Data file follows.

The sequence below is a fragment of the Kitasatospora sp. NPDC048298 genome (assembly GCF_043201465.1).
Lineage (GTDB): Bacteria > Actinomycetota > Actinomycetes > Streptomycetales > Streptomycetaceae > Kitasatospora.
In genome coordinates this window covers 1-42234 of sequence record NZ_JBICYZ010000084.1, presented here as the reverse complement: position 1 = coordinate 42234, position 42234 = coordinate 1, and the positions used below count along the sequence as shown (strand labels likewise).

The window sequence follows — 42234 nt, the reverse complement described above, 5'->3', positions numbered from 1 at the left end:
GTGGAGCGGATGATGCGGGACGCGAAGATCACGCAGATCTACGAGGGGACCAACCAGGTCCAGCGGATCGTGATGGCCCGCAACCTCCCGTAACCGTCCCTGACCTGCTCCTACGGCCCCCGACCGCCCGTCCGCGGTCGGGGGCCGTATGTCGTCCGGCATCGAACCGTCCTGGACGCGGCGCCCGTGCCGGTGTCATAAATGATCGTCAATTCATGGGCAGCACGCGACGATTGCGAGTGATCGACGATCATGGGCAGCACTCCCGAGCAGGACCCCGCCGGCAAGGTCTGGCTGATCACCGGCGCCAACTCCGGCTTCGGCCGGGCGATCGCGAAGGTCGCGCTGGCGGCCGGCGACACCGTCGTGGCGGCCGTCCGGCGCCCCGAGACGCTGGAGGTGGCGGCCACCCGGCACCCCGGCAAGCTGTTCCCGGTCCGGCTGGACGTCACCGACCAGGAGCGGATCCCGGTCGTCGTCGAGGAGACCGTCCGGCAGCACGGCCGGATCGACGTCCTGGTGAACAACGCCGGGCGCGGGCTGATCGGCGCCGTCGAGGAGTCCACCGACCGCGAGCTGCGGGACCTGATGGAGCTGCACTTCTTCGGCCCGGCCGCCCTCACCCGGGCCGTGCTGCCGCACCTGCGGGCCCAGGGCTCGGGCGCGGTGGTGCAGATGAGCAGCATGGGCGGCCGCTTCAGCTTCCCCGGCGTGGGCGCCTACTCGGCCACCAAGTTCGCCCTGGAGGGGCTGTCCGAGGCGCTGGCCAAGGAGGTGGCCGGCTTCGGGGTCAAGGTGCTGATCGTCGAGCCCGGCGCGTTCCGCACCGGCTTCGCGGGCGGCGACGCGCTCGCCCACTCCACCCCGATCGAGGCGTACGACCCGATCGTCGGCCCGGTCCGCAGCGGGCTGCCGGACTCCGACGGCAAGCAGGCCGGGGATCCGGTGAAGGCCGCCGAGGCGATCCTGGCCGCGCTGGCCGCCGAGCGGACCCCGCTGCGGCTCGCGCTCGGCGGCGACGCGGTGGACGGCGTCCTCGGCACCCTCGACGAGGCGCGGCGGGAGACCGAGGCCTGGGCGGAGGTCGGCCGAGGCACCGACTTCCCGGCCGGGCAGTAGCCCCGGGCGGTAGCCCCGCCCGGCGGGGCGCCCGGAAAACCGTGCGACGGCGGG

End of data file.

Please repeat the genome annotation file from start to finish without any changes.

The sequence below is a fragment of the Kitasatospora sp. NPDC048298 genome (assembly GCF_043201465.1).
Lineage (GTDB): Bacteria > Actinomycetota > Actinomycetes > Streptomycetales > Streptomycetaceae > Kitasatospora.
In genome coordinates this window covers 1-42234 of sequence record NZ_JBICYZ010000084.1, presented here as the reverse complement: position 1 = coordinate 42234, position 42234 = coordinate 1, and the positions used below count along the sequence as shown (strand labels likewise).

The window sequence follows — 42234 nt, the reverse complement described above, 5'->3', positions numbered from 1 at the left end:
GTGGAGCGGATGATGCGGGACGCGAAGATCACGCAGATCTACGAGGGGACCAACCAGGTCCAGCGGATCGTGATGGCCCGCAACCTCCCGTAACCGTCCCTGACCTGCTCCTACGGCCCCCGACCGCCCGTCCGCGGTCGGGGGCCGTATGTCGTCCGGCATCGAACCGTCCTGGACGCGGCGCCCGTGCCGGTGTCATAAATGATCGTCAATTCATGGGCAGCACGCGACGATTGCGAGTGATCGACGATCATGGGCAGCACTCCCGAGCAGGACCCCGCCGGCAAGGTCTGGCTGATCACCGGCGCCAACTCCGGCTTCGGCCGGGCGATCGCGAAGGTCGCGCTGGCGGCCGGCGACACCGTCGTGGCGGCCGTCCGGCGCCCCGAGACGCTGGAGGTGGCGGCCACCCGGCACCCCGGCAAGCTGTTCCCGGTCCGGCTGGACGTCACCGACCAGGAGCGGATCCCGGTCGTCGTCGAGGAGACCGTCCGGCAGCACGGCCGGATCGACGTCCTGGTGAACAACGCCGGGCGCGGGCTGATCGGCGCCGTCGAGGAGTCCACCGACCGCGAGCTGCGGGACCTGATGGAGCTGCACTTCTTCGGCCCGGCCGCCCTCACCCGGGCCGTGCTGCCGCACCTGCGGGCCCAGGGCTCGGGCGCGGTGGTGCAGATGAGCAGCATGGGCGGCCGCTTCAGCTTCCCCGGCGTGGGCGCCTACTCGGCCACCAAGTTCGCCCTGGAGGGGCTGTCCGAGGCGCTGGCCAAGGAGGTGGCCGGCTTCGGGGTCAAGGTGCTGATCGTCGAGCCCGGCGCGTTCCGCACCGGCTTCGCGGGCGGCGACGCGCTCGCCCACTCCACCCCGATCGAGGCGTACGACCCGATCGTCGGCCCGGTCCGCAGCGGGCTGCCGGACTCCGACGGCAAGCAGGCCGGGGATCCGGTGAAGGCCGCCGAGGCGATCCTGGCCGCGCTGGCCGCCGAGCGGACCCCGCTGCGGCTCGCGCTCGGCGGCGACGCGGTGGACGGCGTCCTCGGCACCCTCGACGAGGCGCGGCGGGAGACCGAGGCCTGGGCGGAGGTCGGCCGAGGCACCGACTTCCCGGCCGGGCAGTAGCCCCGGGCGGTAGCCCCGCCCGGCGGGGCGCCCGGAAAACCGTGCGACGGCGGG